Professor Reinhardt also makes the point that risk pooling must not only serve its traditional role of transferring funds from the many who are healthy to the few who have significant health care needs, but now, since health care costs are so high, risk pooling must also serve the function of transferring funds from the wealthy to average- and low-income individuals with health care needs. Although some would oppose accomplishing this transfer through the tax system, it is already taking place since our relatively progressive taxes are currently being used to fund two-thirds of our health care system.

It is fortunate that we do have this transfer through our tax system. We already are spending $7500 per capita for health care (current national health expenditures divided by the total population). If we were each to pay our pro rata share into a single risk pool, a family of four would be paying $30,000, obviously an impossibility when the median household income is $48,000 (nationally). Although the tax transfer has reduced the impact of health care costs on average-income families, it has not prevented the costs within the private insurance risk pools to push premiums and out-of-pocket expenses to unaffordable levels. The segregated risk pools of private plans have become an obsolete method of financing health care.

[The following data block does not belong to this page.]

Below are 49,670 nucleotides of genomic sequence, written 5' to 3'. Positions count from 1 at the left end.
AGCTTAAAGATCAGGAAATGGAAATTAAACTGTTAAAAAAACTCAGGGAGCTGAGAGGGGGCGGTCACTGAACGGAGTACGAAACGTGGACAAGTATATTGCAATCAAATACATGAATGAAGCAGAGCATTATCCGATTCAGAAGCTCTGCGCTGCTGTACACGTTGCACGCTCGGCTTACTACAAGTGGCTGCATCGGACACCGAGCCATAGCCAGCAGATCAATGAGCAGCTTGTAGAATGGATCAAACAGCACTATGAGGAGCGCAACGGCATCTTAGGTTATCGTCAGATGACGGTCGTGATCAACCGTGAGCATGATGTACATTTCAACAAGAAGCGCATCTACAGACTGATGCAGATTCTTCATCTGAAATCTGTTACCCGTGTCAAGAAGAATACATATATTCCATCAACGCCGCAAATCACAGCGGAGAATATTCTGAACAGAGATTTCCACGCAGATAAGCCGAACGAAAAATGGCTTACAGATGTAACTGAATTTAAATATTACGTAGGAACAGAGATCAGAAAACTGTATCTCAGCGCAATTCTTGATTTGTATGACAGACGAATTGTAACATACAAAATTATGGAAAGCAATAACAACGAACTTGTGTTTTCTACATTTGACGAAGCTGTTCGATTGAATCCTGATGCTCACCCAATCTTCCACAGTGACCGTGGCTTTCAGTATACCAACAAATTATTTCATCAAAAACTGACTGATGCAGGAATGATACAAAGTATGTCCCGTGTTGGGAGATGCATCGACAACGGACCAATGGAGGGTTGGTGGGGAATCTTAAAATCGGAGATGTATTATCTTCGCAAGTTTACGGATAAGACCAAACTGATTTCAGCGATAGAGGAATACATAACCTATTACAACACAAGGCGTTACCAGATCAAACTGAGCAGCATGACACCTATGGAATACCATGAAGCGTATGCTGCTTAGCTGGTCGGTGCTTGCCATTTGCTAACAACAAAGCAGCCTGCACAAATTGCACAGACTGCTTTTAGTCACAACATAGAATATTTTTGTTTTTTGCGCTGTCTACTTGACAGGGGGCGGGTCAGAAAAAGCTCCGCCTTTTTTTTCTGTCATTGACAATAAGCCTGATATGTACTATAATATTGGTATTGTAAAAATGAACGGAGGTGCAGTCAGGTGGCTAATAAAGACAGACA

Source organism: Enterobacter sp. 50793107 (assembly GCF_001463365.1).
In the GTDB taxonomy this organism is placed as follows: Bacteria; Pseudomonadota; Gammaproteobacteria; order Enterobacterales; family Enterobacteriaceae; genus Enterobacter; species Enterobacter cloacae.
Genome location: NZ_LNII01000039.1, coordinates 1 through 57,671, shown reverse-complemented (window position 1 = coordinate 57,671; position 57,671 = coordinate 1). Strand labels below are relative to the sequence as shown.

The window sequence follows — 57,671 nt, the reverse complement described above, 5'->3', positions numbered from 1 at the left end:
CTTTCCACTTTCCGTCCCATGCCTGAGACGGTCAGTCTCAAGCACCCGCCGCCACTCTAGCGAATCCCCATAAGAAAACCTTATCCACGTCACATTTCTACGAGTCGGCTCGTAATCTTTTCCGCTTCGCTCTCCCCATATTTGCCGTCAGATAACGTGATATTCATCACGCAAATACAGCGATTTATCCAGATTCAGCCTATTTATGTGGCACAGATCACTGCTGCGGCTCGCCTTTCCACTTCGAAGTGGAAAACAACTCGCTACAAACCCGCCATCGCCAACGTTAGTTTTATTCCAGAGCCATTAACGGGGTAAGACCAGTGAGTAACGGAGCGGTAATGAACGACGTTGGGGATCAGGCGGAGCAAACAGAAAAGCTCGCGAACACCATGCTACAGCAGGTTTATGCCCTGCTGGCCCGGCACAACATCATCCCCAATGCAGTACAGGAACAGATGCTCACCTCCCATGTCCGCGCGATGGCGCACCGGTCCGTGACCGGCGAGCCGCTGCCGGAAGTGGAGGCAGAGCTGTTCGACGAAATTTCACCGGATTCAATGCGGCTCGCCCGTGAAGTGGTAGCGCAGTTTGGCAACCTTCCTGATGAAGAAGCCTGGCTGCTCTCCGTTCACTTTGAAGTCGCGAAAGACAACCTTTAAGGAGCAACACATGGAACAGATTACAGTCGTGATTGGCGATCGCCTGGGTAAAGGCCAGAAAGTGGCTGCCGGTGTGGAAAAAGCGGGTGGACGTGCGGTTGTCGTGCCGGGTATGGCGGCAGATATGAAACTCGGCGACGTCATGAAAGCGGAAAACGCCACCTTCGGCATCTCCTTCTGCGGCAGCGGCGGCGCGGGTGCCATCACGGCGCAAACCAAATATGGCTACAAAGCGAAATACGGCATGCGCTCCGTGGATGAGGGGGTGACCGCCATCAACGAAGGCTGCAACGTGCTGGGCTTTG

In a post-partisan environment, we can dismiss the ideological debate over whether or not health care should be funded through the tax system, because we see that much of it already is. Further, since tax systems are much more equitable in the funding of health care than are private health plans, we already have accepted implicitly the doctrine of shared responsibility through our massive hidden tax programs.